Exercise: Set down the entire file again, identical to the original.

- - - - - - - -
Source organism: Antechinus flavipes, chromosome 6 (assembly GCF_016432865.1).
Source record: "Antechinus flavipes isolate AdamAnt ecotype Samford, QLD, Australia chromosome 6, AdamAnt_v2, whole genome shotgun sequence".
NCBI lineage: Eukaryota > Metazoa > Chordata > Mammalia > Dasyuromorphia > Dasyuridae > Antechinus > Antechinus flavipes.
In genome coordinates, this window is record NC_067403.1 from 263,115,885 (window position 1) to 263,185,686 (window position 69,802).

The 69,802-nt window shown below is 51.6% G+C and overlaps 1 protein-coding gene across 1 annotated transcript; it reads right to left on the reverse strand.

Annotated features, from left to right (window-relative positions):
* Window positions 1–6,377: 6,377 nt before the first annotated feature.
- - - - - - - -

Source organism: Antechinus flavipes, chromosome 6 (assembly GCF_016432865.1).
Source record: "Antechinus flavipes isolate AdamAnt ecotype Samford, QLD, Australia chromosome 6, AdamAnt_v2, whole genome shotgun sequence".
NCBI lineage: Eukaryota > Metazoa > Chordata > Mammalia > Dasyuromorphia > Dasyuridae > Antechinus > Antechinus flavipes.
In genome coordinates, this window is record NC_067403.1 from 263,115,885 (window position 1) to 263,185,686 (window position 69,802).

The 69,802-nt window shown below is 51.6% G+C and overlaps 1 protein-coding gene across 1 annotated transcript; it reads right to left on the reverse strand.

Annotated features, from left to right (window-relative positions):
* Window positions 1–6,377: 6,377 nt before the first annotated feature.